When the Steam Deck reaches your door this winter, it’ll run a preinstalled version of Linux that Valve calls SteamOS. The portable console should run all the titles in the Steam store right on top of SteamOS. But what’s great about the Steam Deck is that Valve will not force its Linux version of users. We’re calling it a handheld console, but the Steam Deck is more of a portable PC. And the Steam Deck can run Windows right out of the box. You’ll be able to install a Windows version of it as long as you’re ready to fork additional cash for a Windows license. Hopefully, Windows 11 will be among the supported Windows versions on the Steam Deck.
Windows 11 upgrade controversy
Windows 11 is one of the hottest topics in tech right now. Sadly, the upgrade controversy is most of that talk. The new operating system has specific hardware requirements in place that will help Microsoft provide a more secure Windows experience than before. That means some of the users eager to make the jump to Windows 11 might not be allowed to do so.
Microsoft has strict hardware requirements in mind when it comes to the PC’s motherboard. The BIOS must have Trusted Compatibility Module (TPM) enabled to pass the Windows 11 upgrade test. That’s a simple fix to ensure that your relatively Windows 10 computer can make the jump to the next version. But if TPM isn’t there, you’ll need to either upgrade the motherboard or the entire computer.
Alternatively, you can stay on Windows 10 for years to come.
Valve working with AMD on Steam Deck compatibility
Naturally, a brand new device like the Steam Deck also has to pass the same upgrade test. So the Steam Deck has to have TPM enabled for users to run Windows 11 on it. Otherwise, they’ll be stuck in Windows 10 universe forever.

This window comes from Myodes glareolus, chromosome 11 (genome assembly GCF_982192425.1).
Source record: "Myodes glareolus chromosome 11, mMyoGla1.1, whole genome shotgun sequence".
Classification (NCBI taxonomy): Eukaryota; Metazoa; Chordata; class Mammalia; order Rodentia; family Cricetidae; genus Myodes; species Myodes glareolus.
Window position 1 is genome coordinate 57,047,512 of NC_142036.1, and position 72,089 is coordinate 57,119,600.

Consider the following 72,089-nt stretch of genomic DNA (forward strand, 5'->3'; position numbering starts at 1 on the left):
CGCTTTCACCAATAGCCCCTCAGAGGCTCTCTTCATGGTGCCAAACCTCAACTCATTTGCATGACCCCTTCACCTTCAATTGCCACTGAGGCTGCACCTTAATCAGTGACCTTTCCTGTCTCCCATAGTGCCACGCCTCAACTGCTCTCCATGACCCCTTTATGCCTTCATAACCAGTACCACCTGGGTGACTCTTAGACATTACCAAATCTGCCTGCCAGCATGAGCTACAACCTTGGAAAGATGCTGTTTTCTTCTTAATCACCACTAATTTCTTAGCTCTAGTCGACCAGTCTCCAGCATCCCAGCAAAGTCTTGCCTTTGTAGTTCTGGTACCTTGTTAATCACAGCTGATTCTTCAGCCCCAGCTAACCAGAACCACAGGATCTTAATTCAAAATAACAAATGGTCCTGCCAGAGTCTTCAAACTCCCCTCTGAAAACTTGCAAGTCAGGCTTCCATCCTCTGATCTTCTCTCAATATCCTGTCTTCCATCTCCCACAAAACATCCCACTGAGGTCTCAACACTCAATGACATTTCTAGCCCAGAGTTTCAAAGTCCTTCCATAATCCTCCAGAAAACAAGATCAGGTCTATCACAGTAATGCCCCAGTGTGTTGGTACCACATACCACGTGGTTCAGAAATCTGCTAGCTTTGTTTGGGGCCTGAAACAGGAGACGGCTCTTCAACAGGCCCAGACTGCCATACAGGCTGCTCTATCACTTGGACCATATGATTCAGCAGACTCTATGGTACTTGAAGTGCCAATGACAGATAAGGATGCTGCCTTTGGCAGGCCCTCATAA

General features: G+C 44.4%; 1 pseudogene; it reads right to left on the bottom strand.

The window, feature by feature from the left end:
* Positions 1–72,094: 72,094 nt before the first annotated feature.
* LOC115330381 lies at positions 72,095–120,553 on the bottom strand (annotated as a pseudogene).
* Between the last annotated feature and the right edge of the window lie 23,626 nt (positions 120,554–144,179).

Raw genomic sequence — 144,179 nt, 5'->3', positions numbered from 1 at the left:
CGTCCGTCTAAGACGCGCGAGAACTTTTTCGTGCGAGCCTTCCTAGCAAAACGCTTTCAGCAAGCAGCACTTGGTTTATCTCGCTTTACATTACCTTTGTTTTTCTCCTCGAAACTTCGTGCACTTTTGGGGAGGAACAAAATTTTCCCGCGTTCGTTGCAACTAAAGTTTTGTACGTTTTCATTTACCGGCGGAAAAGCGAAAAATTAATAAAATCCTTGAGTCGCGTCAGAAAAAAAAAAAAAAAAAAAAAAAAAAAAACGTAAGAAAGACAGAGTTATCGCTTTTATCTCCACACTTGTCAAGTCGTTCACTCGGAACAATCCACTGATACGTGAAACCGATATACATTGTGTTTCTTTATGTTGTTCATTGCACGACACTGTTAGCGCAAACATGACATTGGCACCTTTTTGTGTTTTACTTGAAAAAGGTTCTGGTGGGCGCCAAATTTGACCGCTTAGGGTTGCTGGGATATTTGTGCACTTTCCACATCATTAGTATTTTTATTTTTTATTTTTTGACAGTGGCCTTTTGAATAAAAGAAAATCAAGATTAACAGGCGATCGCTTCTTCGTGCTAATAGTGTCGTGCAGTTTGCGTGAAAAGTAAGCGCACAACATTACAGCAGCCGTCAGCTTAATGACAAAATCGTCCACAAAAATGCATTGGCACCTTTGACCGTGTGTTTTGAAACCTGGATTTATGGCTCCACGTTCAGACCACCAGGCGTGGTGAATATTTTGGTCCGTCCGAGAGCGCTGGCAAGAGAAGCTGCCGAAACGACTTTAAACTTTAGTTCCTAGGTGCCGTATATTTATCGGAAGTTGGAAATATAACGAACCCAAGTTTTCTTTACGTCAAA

Valve told PC Gamer that it’s already working with AMD to ensure Windows 11 can run on the handheld console.
“There’s work looking at TPM just now,” Valve Steam Deck designer Greg Coomer told the blog. “We’ve focused so much on Windows 10, so far, that we haven’t really gotten that far into it. Our expectation is that we can meet that.”
“It’s also a conversation that’s going on with AMD to make sure that, at the BIOS level, we can accommodate that,” Coomer said. “So there’s nothing to indicate to us yet that there’ll be any issues with Windows 11.”
Why Steam Deck Windows 11 support is critical
If SteamOS delivers a great user experience and all Steam games work on top of it, there’s no reason to move to Windows 11. But there are worries that some games might not work immediately on the Steam Deck without Windows.
Valve is already working with BattlEye and Easy Anti-Cheat to ensure that anti-cheat systems work on top of Proton. Those systems are critical for some Steam games. Without anti-cheat in place, the games won’t run on SteamOS 3.0. In such a case, the alternative is installing Windows. That’s why getting Windows 11 support on Steam Deck is so critical.